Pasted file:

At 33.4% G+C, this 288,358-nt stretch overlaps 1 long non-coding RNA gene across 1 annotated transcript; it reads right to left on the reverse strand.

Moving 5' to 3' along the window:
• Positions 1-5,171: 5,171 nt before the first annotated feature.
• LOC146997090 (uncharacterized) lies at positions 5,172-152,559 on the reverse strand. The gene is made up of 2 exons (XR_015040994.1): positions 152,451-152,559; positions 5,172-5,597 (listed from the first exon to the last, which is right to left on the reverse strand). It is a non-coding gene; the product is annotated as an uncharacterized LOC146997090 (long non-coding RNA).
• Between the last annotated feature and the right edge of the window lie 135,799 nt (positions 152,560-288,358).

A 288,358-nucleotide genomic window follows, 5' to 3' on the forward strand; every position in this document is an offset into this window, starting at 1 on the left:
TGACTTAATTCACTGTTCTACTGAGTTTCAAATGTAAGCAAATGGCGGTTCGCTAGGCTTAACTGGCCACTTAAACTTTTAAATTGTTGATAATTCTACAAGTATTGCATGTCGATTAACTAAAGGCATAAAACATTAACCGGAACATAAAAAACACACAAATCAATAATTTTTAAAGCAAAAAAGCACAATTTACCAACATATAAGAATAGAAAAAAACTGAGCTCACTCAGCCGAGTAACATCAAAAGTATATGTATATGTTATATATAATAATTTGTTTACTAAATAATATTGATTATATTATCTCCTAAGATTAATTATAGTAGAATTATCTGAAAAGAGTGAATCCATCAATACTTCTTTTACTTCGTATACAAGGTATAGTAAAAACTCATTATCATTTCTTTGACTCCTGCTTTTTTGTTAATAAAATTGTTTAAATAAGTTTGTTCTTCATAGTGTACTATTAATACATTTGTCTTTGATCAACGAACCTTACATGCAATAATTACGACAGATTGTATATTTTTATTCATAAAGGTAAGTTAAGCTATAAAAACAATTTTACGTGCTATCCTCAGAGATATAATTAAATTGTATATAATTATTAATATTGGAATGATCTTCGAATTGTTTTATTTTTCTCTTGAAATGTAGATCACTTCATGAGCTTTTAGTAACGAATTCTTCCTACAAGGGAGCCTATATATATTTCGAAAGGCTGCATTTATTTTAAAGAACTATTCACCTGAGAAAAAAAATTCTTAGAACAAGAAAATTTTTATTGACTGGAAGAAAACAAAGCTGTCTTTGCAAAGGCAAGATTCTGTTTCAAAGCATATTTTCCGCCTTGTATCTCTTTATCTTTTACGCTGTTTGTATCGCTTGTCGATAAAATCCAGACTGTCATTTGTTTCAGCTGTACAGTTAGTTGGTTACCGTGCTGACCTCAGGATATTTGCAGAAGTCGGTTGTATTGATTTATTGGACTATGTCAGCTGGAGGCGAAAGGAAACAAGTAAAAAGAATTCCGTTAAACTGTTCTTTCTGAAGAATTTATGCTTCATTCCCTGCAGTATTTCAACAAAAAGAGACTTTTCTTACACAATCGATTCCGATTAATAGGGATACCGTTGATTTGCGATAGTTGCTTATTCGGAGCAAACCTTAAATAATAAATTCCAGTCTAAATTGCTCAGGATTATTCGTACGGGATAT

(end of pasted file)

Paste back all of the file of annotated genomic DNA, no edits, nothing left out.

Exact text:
At 33.4% G+C, this 288,358-nt stretch overlaps 1 long non-coding RNA gene across 1 annotated transcript; it reads right to left on the reverse strand.

Moving 5' to 3' along the window:
• Positions 1-5,171: 5,171 nt before the first annotated feature.
• LOC146997090 (uncharacterized) lies at positions 5,172-152,559 on the reverse strand. The gene is made up of 2 exons (XR_015040994.1): positions 152,451-152,559; positions 5,172-5,597 (listed from the first exon to the last, which is right to left on the reverse strand). It is a non-coding gene; the product is annotated as an uncharacterized LOC146997090 (long non-coding RNA).
• Between the last annotated feature and the right edge of the window lie 135,799 nt (positions 152,560-288,358).

A 288,358-nucleotide genomic window follows, 5' to 3' on the forward strand; every position in this document is an offset into this window, starting at 1 on the left:
TGACTTAATTCACTGTTCTACTGAGTTTCAAATGTAAGCAAATGGCGGTTCGCTAGGCTTAACTGGCCACTTAAACTTTTAAATTGTTGATAATTCTACAAGTATTGCATGTCGATTAACTAAAGGCATAAAACATTAACCGGAACATAAAAAACACACAAATCAATAATTTTTAAAGCAAAAAAGCACAATTTACCAACATATAAGAATAGAAAAAAACTGAGCTCACTCAGCCGAGTAACATCAAAAGTATATGTATATGTTATATATAATAATTTGTTTACTAAATAATATTGATTATATTATCTCCTAAGATTAATTATAGTAGAATTATCTGAAAAGAGTGAATCCATCAATACTTCTTTTACTTCGTATACAAGGTATAGTAAAAACTCATTATCATTTCTTTGACTCCTGCTTTTTTGTTAATAAAATTGTTTAAATAAGTTTGTTCTTCATAGTGTACTATTAATACATTTGTCTTTGATCAACGAACCTTACATGCAATAATTACGACAGATTGTATATTTTTATTCATAAAGGTAAGTTAAGCTATAAAAACAATTTTACGTGCTATCCTCAGAGATATAATTAAATTGTATATAATTATTAATATTGGAATGATCTTCGAATTGTTTTATTTTTCTCTTGAAATGTAGATCACTTCATGAGCTTTTAGTAACGAATTCTTCCTACAAGGGAGCCTATATATATTTCGAAAGGCTGCATTTATTTTAAAGAACTATTCACCTGAGAAAAAAAATTCTTAGAACAAGAAAATTTTTATTGACTGGAAGAAAACAAAGCTGTCTTTGCAAAGGCAAGATTCTGTTTCAAAGCATATTTTCCGCCTTGTATCTCTTTATCTTTTACGCTGTTTGTATCGCTTGTCGATAAAATCCAGACTGTCATTTGTTTCAGCTGTACAGTTAGTTGGTTACCGTGCTGACCTCAGGATATTTGCAGAAGTCGGTTGTATTGATTTATTGGACTATGTCAGCTGGAGGCGAAAGGAAACAAGTAAAAAGAATTCCGTTAAACTGTTCTTTCTGAAGAATTTATGCTTCATTCCCTGCAGTATTTCAACAAAAAGAGACTTTTCTTACACAATCGATTCCGATTAATAGGGATACCGTTGATTTGCGATAGTTGCTTATTCGGAGCAAACCTTAAATAATAAATTCCAGTCTAAATTGCTCAGGATTATTCGTACGGGATAT